Places Discussed

(Critical Guide to Settings and Places in Literature)

Brideshead Manor

Brideshead Manor. Imposing English country estate of the Marchmain family where troops are to be quartered in the early days of World War II and the location where this frame novel opens. The bulk of the novel comprises flashback memories of the house and its family of Charles Ryder, an army captain when the novel begins. Earlier, while a student at Oxford University, he befriends Sebastian Flyte, the younger son of Brideshead’s Lord Marchmain. From Charles’s first visit to Brideshead as a young man he senses the place’s importance to the Marchmains as he is drawn into their family circle. In addition to the home’s strong family associations, Charles comes to realize that it and its art nouveau chapel are emblematic of the strong Roman Catholic faith that guides the family even when their behavior is anything but exemplary.

*Oxford University

*Oxford University. Historic English university that is novel’s second great anchor. There Charles meets Sebastian and most of the friends he retains through the rest of his life. The heady charm of Oxford’s dreaming spires and intense friendships of youth influence Charles more than the university’s intellectual opportunities. The unimaginably wealthy and charming Sebastian introduces Charles to a new world of art and pleasure. Although Charles leaves Oxford without taking a degree and becomes a successful artist, Oxford continues to inspire him and remain a touchstone of his youth.

Ryder family home

Ryder family home. Charles’s childhood home...

(The entire section is 652 words.)

Historical Context

(Novels for Students)

The Pre-War Years and World War II
The book's events take place between 1922 and World War II. Charles Ryder's generation at...

(The entire section is 779 words.)

Literary Style

(Novels for Students)

Point of View
Brideshead Revisited is written completely from the first person point of view; that is, solely through the...

(The entire section is 798 words.)

Literary Techniques

(Beacham's Encyclopedia of Popular Fiction)

Brideshead Revisited makes excellent use of the techniques of close observation and parodic brilliance so prominent in Decline and...

(The entire section is 241 words.)

Social Concerns

(Beacham's Encyclopedia of Popular Fiction)

Brideshead Revisited is in some respects a continuation of the cynical view of English society so effectively expressed throughout...

(The entire section is 250 words.)

Compare and Contrast

(Novels for Students)

  • 1920s and 1930s: The African-American singer and dancer Josephine Baker creates a sensation in Paris with her risqué...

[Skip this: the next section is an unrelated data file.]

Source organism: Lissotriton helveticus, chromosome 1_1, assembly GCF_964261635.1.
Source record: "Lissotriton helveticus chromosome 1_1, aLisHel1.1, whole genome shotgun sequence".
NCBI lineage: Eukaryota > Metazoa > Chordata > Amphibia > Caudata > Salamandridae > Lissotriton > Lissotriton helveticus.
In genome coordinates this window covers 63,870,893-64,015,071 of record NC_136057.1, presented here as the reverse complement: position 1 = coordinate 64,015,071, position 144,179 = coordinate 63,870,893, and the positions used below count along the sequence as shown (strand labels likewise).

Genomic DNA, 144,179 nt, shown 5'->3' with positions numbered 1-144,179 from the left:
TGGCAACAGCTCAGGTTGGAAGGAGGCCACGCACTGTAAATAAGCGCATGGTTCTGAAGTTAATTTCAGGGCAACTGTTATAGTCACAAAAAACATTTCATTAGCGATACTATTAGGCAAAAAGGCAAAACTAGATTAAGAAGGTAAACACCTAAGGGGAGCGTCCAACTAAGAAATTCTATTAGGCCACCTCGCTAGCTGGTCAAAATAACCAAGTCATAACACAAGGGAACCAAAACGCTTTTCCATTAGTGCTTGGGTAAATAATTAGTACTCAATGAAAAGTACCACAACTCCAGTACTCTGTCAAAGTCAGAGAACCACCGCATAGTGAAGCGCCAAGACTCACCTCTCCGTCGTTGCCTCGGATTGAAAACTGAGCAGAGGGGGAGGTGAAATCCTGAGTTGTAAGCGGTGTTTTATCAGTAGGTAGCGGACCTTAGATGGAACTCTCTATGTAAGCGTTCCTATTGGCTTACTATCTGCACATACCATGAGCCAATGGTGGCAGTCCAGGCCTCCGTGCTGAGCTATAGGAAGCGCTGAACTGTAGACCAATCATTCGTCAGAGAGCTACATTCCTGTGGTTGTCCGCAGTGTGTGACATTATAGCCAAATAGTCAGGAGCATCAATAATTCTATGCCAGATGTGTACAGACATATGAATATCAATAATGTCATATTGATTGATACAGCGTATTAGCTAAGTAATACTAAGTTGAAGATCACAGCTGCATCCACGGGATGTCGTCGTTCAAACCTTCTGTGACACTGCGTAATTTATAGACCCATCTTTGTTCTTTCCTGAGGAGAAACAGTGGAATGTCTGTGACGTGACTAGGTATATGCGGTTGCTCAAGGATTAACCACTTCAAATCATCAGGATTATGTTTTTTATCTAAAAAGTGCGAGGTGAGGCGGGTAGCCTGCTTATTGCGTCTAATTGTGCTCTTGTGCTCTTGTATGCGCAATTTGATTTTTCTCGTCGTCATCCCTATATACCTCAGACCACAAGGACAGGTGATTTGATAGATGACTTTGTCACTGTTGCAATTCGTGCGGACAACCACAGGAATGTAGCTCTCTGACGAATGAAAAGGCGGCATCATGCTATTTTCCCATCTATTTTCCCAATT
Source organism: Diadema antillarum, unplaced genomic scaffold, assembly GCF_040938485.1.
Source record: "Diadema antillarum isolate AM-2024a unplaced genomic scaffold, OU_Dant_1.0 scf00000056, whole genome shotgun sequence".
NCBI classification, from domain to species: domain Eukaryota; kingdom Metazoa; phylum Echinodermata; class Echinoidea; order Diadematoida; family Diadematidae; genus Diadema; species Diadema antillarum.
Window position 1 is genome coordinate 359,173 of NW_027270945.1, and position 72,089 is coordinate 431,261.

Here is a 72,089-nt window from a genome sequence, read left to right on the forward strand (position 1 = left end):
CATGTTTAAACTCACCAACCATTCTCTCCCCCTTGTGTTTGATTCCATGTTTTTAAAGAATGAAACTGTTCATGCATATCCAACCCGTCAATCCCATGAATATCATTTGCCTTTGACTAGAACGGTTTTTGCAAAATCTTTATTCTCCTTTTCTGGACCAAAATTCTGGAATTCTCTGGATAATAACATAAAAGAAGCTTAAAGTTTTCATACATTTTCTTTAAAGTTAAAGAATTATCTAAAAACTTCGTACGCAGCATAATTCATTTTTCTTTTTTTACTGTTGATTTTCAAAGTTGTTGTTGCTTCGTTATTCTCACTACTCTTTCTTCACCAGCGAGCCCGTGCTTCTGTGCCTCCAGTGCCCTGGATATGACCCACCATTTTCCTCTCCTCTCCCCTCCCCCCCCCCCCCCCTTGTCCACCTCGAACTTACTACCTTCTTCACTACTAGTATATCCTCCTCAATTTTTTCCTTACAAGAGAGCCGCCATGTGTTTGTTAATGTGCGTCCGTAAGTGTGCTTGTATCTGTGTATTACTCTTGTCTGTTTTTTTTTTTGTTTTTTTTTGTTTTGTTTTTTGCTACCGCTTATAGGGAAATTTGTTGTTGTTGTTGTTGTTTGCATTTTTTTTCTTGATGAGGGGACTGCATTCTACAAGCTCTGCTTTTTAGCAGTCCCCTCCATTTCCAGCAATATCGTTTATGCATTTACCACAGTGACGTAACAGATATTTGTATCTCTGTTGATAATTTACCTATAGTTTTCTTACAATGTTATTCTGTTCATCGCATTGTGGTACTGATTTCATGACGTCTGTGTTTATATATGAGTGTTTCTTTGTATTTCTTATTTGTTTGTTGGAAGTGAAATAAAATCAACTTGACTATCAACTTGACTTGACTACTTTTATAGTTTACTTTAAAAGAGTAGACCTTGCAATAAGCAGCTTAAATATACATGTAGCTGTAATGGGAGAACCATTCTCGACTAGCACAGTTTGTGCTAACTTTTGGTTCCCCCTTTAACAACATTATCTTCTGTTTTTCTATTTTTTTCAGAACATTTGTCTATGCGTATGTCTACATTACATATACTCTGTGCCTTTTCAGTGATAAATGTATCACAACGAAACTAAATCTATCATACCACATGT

(The entire section is 308 words.)

Topics for Further Study

(Novels for Students)

  • Research the Spanish Civil War and how the numerous volunteers from all over the world played a part. Where did they come from, and why...

(The entire section is 289 words.)

Literary Precedents

(Beacham's Encyclopedia of Popular Fiction)

The scope of Brideshead Revisited's portrait of a family in decline and an individual in search of spiritual conviction reflects...

(The entire section is 127 words.)


(Beacham's Encyclopedia of Popular Fiction)

Brideshead Revisited was made into an eleven-part television series by the U.K.'s Granada Television in 1982. The adaptation was done...

(The entire section is 85 words.)

Media Adaptations

(Novels for Students)

  • Brideshead Revisited was adapted as a television miniseries in 1982, starring Anthony Andrews, Jeremy Irons, Diana Quick, and...

(The entire section is 85 words.)

What Do I Read Next?

(Novels for Students)

  • Brideshead Benighted is a collection of politically incorrect satire authored by Evelyn Waugh's son, Auberon. The 1986 book...

(The entire section is 149 words.)

Bibliography and Further Reading

(Novels for Students)

Burdett, Paul S., Jr. "Author Evelyn Waugh Served Honorably in the British Army as an SAS Commando." In World War...

(The entire section is 282 words.)


(Great Characters in Literature)

Sources for Further Study

Cook, William J., Jr. Masks, Modes, and Morals: The Art of Evelyn Waugh. Rutherford, N.J.: Fairleigh Dickinson University Press, 1971. A valuable source because Cook analyzes the point of view employed in each of the novels. It is a commonplace observation that Waugh’s style changed in mid-career (just before publication of Brideshead Revisited); Cook argues that the altered point of view accounts for the stylistic change.

Davis, Robert Murray. Brideshead Revisited: The Past Redeemed. Boston: G. K. Hall, 1990. Summarizes the novel’s historical context, importance, and...

(The entire section is 400 words.)